A balanced diet obviously takes into account the carbohydrate load of foods.

How many sugars can we consume per day?

According to LARN (energy and nutrient intake levels recommended by the Italian Society of Human Nutrition, 2014 revision), simple sugars – including sugars naturally present in fruit, vegetables, milk and derivatives, and added sugars – must not be higher than to 15% of the total energy.

Given these premises, how do we reduce it in our preparations?


To replace sugar we have several possibilities, both natural and not.

Among the natural products we find:

  • honey
  • molasses
  • Maple syrup
  • whole cane sugar
  • fructose
  • barley malt
  • erythrol
  • stevia
  • glucamine
  • curculin, miraculin and also xylitol
  • coconut sugar

These natural sweeteners are able to sweeten our dishes and each one has its own specifics.


We then have non-natural sweeteners as sweeteners.

Sweeteners are synthetic products, made in laboratories to replace sugar. Also called “sucrose substitutes”, they have a sweetening power many times higher, but are low in calories and do not alter blood sugar too much.

They are added to the food matrix (they are additives) to impart the sweet taste. In order to be used, however, they must have particular requirements regarding the sensory sector and beyond. The best artificial sweeteners for the food industry are: odourless, chemically stable, compatible with the food matrix, with no aftertaste.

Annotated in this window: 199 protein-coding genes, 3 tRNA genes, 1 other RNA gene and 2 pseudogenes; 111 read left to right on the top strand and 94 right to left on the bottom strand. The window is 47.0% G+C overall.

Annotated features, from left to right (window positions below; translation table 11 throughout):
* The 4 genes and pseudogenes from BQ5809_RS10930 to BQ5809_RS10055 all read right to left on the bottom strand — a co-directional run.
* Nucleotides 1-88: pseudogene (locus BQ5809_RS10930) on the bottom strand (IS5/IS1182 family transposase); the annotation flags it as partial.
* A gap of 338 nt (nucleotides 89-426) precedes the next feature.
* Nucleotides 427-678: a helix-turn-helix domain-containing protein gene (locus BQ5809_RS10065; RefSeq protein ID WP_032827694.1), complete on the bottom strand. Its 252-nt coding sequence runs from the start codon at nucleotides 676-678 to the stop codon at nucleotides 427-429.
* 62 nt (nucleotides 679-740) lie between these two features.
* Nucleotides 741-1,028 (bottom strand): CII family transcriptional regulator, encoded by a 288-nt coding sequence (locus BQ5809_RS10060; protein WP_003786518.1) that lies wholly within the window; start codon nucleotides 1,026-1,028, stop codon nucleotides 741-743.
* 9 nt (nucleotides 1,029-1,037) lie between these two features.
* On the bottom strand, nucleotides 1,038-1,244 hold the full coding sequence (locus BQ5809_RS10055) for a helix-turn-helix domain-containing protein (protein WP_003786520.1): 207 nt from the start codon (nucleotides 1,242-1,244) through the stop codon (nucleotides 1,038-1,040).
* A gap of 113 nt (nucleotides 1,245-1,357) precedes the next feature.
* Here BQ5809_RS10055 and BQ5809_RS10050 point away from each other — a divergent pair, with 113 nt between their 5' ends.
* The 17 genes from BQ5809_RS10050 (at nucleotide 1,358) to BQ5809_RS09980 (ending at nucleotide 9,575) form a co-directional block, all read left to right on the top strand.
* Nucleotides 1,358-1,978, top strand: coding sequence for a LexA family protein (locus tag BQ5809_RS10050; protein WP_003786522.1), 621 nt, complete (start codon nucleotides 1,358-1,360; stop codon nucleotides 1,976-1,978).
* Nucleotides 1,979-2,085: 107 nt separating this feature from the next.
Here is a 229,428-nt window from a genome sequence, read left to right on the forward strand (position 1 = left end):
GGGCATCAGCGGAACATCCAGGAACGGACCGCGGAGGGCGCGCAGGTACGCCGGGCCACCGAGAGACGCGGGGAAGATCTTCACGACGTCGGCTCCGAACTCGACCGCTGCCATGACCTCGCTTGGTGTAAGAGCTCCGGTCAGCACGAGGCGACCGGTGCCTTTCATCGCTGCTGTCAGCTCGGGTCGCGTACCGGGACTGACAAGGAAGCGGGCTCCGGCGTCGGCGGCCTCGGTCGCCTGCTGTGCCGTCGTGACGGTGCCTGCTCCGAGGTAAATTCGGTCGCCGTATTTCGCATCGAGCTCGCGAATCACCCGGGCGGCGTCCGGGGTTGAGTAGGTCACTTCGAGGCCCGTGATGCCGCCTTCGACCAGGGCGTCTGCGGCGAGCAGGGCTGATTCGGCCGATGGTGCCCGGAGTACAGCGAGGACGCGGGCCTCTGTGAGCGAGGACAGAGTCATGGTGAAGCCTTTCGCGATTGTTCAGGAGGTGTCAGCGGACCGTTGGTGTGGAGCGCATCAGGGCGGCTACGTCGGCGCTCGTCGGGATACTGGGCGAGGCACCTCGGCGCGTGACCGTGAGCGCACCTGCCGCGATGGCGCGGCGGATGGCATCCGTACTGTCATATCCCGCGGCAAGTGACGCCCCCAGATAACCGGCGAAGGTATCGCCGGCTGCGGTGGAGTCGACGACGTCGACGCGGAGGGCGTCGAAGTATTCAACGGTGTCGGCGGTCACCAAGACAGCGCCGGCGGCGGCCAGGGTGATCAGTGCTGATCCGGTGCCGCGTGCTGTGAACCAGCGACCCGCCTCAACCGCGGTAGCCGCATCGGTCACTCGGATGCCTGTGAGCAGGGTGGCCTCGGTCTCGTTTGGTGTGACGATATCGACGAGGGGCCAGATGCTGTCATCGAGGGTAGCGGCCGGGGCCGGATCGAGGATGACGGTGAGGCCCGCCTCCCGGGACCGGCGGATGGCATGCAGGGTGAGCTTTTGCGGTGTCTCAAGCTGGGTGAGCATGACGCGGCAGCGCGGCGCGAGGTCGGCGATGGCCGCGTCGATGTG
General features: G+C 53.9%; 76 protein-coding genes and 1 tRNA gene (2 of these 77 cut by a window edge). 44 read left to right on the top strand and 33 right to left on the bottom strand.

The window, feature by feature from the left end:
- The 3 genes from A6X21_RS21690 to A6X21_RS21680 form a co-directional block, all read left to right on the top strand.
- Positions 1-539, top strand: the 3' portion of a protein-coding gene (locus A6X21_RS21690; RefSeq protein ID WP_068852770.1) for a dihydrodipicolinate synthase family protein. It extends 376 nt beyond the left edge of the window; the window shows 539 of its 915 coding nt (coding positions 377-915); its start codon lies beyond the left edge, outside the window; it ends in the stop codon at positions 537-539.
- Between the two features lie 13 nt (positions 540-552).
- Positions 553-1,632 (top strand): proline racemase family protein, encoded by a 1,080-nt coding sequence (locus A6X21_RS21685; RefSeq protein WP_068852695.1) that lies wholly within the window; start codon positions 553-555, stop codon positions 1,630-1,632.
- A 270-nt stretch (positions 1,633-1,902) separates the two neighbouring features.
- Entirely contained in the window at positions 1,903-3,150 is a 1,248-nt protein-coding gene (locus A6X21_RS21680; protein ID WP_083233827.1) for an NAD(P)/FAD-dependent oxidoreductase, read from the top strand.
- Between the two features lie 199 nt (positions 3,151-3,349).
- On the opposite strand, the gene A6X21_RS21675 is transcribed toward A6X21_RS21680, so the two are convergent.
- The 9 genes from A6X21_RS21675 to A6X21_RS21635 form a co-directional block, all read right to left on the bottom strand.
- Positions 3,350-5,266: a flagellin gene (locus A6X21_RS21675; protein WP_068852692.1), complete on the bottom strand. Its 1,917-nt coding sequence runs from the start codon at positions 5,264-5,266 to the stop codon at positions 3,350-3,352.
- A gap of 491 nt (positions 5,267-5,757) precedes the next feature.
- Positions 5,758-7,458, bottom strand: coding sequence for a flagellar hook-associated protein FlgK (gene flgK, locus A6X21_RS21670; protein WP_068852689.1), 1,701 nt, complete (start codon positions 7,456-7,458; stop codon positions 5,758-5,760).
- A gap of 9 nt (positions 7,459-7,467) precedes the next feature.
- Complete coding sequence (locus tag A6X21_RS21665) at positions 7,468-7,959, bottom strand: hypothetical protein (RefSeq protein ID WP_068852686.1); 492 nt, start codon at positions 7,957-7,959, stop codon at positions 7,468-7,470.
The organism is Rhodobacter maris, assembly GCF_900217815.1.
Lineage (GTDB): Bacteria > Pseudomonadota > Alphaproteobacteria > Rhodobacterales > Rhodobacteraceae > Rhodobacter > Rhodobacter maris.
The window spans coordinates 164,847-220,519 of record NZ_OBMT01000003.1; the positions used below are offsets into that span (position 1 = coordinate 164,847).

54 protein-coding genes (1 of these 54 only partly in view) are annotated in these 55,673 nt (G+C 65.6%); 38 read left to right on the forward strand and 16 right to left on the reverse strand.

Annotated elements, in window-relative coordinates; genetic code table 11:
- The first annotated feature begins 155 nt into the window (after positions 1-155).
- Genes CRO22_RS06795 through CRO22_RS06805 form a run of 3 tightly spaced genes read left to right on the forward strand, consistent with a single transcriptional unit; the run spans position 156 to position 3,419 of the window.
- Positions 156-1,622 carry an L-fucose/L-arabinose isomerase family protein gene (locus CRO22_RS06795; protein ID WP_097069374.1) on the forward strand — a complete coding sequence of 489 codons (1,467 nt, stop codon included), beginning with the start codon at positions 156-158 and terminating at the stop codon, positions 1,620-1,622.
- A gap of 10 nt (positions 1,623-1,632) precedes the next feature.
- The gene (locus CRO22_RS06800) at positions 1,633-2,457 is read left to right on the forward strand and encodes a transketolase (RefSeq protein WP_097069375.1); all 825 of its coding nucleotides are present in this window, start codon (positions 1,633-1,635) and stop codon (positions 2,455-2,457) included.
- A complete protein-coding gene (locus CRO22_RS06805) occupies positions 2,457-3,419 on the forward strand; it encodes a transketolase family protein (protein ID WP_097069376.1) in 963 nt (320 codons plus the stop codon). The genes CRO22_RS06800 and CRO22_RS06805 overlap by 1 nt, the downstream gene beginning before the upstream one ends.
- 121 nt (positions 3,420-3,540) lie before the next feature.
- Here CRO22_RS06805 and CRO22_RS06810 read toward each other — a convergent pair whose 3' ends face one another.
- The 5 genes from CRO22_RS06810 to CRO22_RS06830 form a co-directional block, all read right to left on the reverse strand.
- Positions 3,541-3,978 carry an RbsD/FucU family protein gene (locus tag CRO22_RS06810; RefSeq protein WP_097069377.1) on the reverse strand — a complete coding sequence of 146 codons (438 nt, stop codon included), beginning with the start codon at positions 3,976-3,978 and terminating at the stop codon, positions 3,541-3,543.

They are recognized by the receptors of the taste buds, which send the “sweet” signal to the brain. This is because they possess a structural similarity to the sucrose molecule, as if they tricked the brain,

However, most synthetic sweeteners cannot be broken down by our body to obtain metabolic energy. Furthermore, the great sweetening power allows the use of a much lower quantity of molecule to obtain the same level of sweetness as sucrose. And those sweeteners deemed “energetic” are added in small doses, thus offering a minimum amount of calories. That’s why they’re still considered low-calorie.


The use of synthetic sweeteners has long been the subject of debate regarding the health and safety of consumers.

All existing commercial sweeteners, as well as new foods, must be approved by the scientific community. Only if they are deemed safe for the consumer they can continue to be sold. Otherwise, they are forbidden to trade, SO TODAY WE CAN STATE THAT:

all the sweeteners sold, to date, are safe for the consumer, in the recommended dosages. (pay attention to the dosages)

Among the sweeteners we find Aspartame, sucralose, saccharin, cyclamic acid, etc. they are therefore considered safe only by virtue of the recommended dosages but still carry many contraindications:

  • have a laxative effect
  • produce intestinal dysbiosis
  • increase the sense of hunger

We must therefore always make a choice and above all the best thing is to be followed by a specialist to understand what is right for us and what is not.